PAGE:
Flying cars are not far away: at least some are under testing
【Summary】Google Cofounder Larry Page’s secretly-funded tech startup Zee Aero is recently spotted testing its prototype in Hollister, California.
Flying cars used to only exist in a fiction novel or movie, but many tech companies are trying to bring that dream into a reality. We've seen Uber and Airbus striving to design a flying machine in the next decade; Toyota also filed a patent with hopes to one day start creating flying vehicles. Now Google Cofounder Larry Page's secretly-funded tech startup Zee Aero is recently spotted testing its prototype in Hollister, California.
The location is a small town of about 40000 residents. According to the Monterey Herald, people have been seeing the flying car in action with increased frequency in recent months. The prototype is hovering about 25 feet from the ground, and is capable of landing swiftly straight down.
The US Federal Aviation Administration (FAA) has a registered record of nine aircrafts built by Zee Aero. They are two electric-powered gliders, two piston-powered planes and five "flying machines" with multiple motors. That five are speculated by the public as the company's "personal aircraft"—"A safe, quiet, easy to control, efficient, and compact aircraft configuration is enabled through the combination of multiple vertical lift rotors, tandem wings, and forward thrust propellers."
Why do so many tech pioneers and auto giants want to make a flying car? As transportation continues to become part of essential living, public roads are getting increasingly congested. According to transportation research firm Inrix, traffic jam costs the US economy more than $120 billion annually and Americans in total are spending 8 billion hours a year stuck in traffic. Exploring the sky for daily transportation has become a hot research topic that many tech companies want to delve into.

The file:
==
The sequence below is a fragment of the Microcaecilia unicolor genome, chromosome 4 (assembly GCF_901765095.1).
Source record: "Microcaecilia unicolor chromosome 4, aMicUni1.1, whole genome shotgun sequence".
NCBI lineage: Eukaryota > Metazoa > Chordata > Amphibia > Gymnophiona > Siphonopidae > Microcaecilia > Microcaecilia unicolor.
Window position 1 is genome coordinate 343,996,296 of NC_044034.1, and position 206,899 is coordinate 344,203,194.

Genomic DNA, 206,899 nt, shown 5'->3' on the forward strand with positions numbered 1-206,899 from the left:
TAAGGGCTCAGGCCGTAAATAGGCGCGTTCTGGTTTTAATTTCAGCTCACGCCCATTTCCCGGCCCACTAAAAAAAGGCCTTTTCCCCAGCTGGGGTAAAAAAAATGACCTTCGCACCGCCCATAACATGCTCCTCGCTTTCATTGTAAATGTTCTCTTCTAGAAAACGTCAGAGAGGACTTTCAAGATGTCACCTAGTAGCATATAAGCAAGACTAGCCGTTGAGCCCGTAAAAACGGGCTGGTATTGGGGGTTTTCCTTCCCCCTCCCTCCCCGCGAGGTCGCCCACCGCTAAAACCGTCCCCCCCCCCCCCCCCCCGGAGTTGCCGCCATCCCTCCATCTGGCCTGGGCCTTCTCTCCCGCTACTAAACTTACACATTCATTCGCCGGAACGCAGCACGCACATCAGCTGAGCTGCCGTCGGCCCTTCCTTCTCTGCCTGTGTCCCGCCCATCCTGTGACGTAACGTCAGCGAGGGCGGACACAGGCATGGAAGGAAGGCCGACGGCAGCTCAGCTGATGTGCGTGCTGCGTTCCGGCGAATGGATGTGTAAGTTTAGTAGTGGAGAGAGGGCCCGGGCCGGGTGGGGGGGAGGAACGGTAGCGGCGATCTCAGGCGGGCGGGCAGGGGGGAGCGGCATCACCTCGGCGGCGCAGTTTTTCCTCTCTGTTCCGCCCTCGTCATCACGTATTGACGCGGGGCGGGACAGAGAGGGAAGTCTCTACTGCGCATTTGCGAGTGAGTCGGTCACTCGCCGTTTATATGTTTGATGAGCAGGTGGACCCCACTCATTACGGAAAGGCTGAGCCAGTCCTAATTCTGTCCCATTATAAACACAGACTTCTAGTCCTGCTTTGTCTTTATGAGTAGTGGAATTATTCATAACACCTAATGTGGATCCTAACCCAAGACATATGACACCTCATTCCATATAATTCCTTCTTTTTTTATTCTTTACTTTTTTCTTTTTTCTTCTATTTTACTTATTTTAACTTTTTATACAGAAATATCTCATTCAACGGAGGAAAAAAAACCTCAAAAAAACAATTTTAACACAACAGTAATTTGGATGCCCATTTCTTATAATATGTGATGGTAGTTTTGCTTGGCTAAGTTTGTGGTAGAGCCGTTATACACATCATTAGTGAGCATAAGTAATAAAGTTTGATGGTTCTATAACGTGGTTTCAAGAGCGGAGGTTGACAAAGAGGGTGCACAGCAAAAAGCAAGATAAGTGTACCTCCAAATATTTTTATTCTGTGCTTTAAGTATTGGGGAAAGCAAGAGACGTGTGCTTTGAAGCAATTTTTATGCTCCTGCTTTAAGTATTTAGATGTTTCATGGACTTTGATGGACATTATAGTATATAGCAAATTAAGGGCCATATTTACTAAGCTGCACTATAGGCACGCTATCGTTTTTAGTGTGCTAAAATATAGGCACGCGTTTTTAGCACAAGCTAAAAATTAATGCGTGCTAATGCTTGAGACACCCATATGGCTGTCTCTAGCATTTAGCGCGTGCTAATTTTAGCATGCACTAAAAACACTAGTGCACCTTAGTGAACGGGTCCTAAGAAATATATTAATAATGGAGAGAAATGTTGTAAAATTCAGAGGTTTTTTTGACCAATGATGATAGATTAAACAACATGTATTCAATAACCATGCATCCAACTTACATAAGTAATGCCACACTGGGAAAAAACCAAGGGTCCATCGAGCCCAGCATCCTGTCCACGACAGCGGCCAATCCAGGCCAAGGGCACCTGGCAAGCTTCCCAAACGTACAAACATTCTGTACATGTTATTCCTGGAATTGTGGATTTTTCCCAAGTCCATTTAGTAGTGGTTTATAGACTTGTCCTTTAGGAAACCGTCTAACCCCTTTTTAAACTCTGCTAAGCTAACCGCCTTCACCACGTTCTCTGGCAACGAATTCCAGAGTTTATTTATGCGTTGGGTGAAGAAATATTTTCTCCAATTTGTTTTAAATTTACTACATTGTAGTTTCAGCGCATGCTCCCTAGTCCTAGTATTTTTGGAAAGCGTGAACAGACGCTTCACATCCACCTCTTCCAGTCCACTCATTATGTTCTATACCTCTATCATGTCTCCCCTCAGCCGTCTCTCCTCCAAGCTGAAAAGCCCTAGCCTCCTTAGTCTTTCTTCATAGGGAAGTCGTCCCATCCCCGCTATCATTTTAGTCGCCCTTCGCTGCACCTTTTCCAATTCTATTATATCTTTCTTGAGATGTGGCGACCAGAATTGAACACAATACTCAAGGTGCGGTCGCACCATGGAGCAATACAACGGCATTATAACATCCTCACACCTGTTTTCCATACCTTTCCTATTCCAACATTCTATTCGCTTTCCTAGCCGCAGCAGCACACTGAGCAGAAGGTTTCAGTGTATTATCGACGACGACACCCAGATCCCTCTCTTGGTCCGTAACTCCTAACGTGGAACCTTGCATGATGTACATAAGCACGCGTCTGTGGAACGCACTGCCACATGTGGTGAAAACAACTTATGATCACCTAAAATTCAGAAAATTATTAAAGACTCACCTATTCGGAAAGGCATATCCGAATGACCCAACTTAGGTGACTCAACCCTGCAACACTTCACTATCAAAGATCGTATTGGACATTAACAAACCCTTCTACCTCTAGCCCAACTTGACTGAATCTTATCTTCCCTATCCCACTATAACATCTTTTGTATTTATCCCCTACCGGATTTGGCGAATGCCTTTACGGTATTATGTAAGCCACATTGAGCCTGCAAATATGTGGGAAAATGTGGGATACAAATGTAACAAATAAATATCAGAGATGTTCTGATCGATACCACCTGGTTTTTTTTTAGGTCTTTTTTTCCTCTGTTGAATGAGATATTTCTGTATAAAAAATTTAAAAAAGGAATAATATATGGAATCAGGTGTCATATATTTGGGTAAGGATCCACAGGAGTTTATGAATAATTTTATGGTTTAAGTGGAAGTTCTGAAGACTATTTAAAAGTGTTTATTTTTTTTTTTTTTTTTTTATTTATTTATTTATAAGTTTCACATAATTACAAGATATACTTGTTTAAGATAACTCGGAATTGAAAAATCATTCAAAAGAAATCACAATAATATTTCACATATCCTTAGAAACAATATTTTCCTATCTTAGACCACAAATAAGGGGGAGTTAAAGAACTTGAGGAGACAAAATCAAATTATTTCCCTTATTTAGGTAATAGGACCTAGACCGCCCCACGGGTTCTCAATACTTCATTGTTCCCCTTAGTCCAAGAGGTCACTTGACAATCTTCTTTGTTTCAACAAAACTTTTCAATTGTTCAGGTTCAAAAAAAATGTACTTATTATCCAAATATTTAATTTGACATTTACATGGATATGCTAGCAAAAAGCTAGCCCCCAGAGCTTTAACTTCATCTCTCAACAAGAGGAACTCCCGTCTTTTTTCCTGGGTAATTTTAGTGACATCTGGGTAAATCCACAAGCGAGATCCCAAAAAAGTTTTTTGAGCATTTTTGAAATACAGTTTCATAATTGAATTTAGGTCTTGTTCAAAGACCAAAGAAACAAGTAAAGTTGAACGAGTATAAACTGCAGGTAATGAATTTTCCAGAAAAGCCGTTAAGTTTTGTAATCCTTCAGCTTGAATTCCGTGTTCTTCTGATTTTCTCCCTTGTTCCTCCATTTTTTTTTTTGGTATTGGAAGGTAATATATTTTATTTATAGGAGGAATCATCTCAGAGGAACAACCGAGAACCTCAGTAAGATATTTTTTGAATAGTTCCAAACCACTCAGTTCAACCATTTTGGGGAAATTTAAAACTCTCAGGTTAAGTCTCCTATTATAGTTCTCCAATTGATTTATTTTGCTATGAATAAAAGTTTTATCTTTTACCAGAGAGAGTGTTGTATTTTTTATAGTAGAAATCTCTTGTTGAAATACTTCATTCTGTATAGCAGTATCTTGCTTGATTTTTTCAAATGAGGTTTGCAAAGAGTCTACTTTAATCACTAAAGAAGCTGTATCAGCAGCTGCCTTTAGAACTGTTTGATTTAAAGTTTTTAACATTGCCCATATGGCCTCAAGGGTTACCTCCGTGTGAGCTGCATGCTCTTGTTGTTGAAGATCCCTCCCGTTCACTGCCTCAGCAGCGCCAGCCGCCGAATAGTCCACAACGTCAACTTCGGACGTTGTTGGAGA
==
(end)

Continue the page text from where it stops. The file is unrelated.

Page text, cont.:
Currently, Airbus's Project Vahana is planning to start testing its prototype in Oregon next year. German's e-Volo that resembles a giant drone has already lifted a pilot in the sky, although at very low speeds. Uber's flying taxi aims to be designed and manufactured within five years and at full service in the next five years. China's Ehang showcased its passenger drone already in CES 2016, and will be testing the product in Nevada, US.
But who will be the first to really carry people for a reasonable distance, with stability, safety and efficiency? It's too early to tell. The main battle revolves around battery technology, electric motors and aviation software. Different from a traditional airplane that has a cumbersome combustion engine, these flying cars, drones or machines are equipped with lightweight electric motors so that they could fly seamlessly. A battery improvement could make a flying car move farther, just like an electric vehicle. A mature aviation software system could control the multiple motors installed on the machine with more accuracy than human-control, and that's why quite a few tech companies design their flying cars to be fully autonomous - to avoid human errors while operating such a compact, yet complex machine in the air.
Although we're still thinking of flying cars as somewhat surreal, there is a possibility that it could enter the market and be commonly used in the near future, just like the time when Tesla's EVs first came out.
Claire Peng has over 6 years of professional experience in the media industry, covering TV, newspaper and online media. She was once a reporter and producer for Fairchild Television based in Toronto Canada, and worked as an English news reporter for the Global Times in Beijing. She writes mainly about self-driving, companies investment, and the enterprise lab.
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